#askbbfc Twitter Q and A transcript Wednesday 9 March | British Board of Film Classification
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#askbbfc Twitter Q and A transcript Wednesday 9 March

On Wednesday 9 March 2016, we held the answer session for our #askbbfc Twitter Q & A.

Date 10/03/2016

Over the previous week, we asked our followers to tweet us their classification questions using the #askbbfc hashtag.

The #askbbfc answer session took the most interesting questions and answered them during a 30 minute session. If you missed this, the transcript of questions and answers follows below.

We aim to hold a twitter Q and A once a month and we’ll give plenty notice about when we’re collecting questions, whether there is a specific theme and when the answer session will take place. We use this format to ensure that any questions that require detailed answers can be researched if required and formulated into as few tweets as possible.

You can send longer questions you have to us at any time, by emailing us.

Thank you for all your #askbbfc tweets this week.
We'll begin the answer session today with a question about Deadpool from Daniel DXFalcon
Q: #askbbfc how the heck was @deadpoolmovie not rated 18? Not complaining, great movie, but I would be a bit unsure taking a 15 year old

A: Deadpool is classified 15 for strong bloody violence, strong language, sex references #askbbfc

A: It is very different from other Marvel films at the lower end of 12A e.g Fantastic Four & Ant Man #askbbfc

A: However, it is quite similar to previous 15 films like Kick-Ass & Kingsman #askbbfc

A: You can find the BBFC 15 Guidelines here https://bit.ly/1i88zEJ  #askbbfc

A: All the issues in the short BBFCinsight for Deadpool are explained in the long BBFCinsight here: https://bit.ly/21u3oSz  #askbbfc

The Movie Badger has an #askbbfc question about film classification in the future...
Q: #askbbfc Given the changing attitudes & tolerances of audiences, do you envisage a time where the 18 certificate will be disbanded?

A: We consult the public every 4-5 years & it is unusual to see big shifts between each consultation #askbbfc

A: Over longer periods of time e.g 20 years, attitudes do change #askbbfc

A: Since the early 1970s there has been a category restricting access to over 18s #askbbfc

A: It's impossible to predict whether future generations will agree with that level of restriction #askbbfc

A: At present the public still want an 18 category #askbbfc

Auden Chamberlain asks about new age ratings:
Q: #askbbfc would you consider a 15a for 12 and ups?

A: 12A was introduced because there was widespread feeling amongst parents that some under-12s could deal with films rated 12 #askbbfc

A: There is also research to show that at this age group mental & emotional development amongst children matures at varying rates #askbbfc

A: 15 rated films may contain material that parents would regard as harmful to younger children, rather than just unsuitable #askbbfc

A: There has also been little public feedback from parents in favour of a 15A rating #askbbfc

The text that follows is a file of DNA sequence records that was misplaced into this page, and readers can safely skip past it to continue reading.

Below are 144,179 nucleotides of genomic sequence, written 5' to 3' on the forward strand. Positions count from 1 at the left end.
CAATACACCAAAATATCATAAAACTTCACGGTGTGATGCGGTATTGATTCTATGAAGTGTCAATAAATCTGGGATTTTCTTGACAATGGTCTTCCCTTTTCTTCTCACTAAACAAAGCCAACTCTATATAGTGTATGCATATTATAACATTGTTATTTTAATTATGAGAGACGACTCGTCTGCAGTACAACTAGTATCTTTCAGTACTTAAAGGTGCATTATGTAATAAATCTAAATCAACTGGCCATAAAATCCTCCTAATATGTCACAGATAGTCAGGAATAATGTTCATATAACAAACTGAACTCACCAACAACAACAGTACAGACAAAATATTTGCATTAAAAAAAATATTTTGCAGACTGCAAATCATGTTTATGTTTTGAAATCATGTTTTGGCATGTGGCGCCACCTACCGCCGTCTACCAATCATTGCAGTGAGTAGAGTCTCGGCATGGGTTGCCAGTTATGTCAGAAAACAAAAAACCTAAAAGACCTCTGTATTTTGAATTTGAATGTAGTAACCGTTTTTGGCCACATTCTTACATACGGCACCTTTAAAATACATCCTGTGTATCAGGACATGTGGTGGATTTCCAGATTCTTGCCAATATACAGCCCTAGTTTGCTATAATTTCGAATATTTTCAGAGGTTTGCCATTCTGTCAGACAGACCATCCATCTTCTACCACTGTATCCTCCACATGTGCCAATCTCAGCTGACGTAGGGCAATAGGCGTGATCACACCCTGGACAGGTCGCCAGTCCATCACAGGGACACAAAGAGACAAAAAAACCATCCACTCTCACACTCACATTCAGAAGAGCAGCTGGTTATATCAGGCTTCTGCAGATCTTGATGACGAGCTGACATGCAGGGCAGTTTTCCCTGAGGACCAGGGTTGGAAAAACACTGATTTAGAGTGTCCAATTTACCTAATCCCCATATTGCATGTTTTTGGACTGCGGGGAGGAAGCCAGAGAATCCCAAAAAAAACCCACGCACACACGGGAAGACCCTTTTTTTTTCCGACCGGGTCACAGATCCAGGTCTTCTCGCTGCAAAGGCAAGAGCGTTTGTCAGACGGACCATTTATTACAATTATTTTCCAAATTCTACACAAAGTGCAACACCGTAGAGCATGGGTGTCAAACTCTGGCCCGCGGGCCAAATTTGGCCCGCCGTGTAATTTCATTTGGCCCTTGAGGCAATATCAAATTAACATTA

Martín has a question about BBFCinsight #askbbfc
Q: Your consumer advice for Big Hero 6 is 'mild threat, scary scenes'. Don't these two essentially mean the same thing? #askbbfc

A: Mild threat refers to the cumulative sense of threat across the fighting scenes throughout the film #askbbfc

A: By contrast, scary scenes refers more to specific moments in which the villain has a scary appearance #askbbfc

Snoochie Boochies asks about recent films classified at 15 #askbbfc
Q: Out of Grimsby, The Revenant and Deadpool, which one did the BBFC deliberate over the longest before awarding a 15? #askbbfc

A: When Deadpool & The Revenant were seen for advice, no changes were required to achieve a 15 #askbbfc

A: Both films were within the BBFC Guidelines at 15 #askbbfc

A: When we viewed Grimsby for advice it went beyond the Guidelines at 15 #askbbfc

A: The distributor chose to cut the film to achieve their preferred 15 certificate #askbbfc

A: When we examined the finished version of Grimsby the reductions made brought the film to the 15 level #askbbfc

A: Works requiring cuts for category generally involve more deliberation #askbbfc

Kieran asks about films rated 18 #askbbfc
Q: Which out of Gone Girl, Blue is the Warmest Colour, The Duke of Burgundy and A Girl at My Door came closest to getting a 15? #askbbfc

A: It is difficult to compare such different films like for like #askbbfc

A: However, it is true that A Girl at My Door and Gone Girl were classified 18 because of single scenes #askbbfc

A: Whereas Blue is the Warmest Colour was classified 18 for a few strong sex scenes #askbbfc

A: Duke of Burgundy was classified 18 for thematic and tonal issues, rather than for individual scenes #askbbfc

We'll finish the answer session today with a question about 12A from Sherlock Holmes #askbbfc
Q: Should the 'very strong language' warning to be raised with a 12A/12 certificate in the near future? #askbbfc

A: At present the public tells us they do not think very strong language is acceptable at 12A/12 #askbbfc

A: At the last review of the Guidelines the public asked us to be stricter on language at U & more flexible at 15 #askbbfc

A: At the 12A/12 level they felt there should be slightly more latitude with strong language, but not very strong #askbbfc

If you missed any of the #askbbfc answer session today we'll tweet a link to the full transcript

Thank you again to everyone who tweeted us with their #askbbfc questions in advance & to those asking additional questions today


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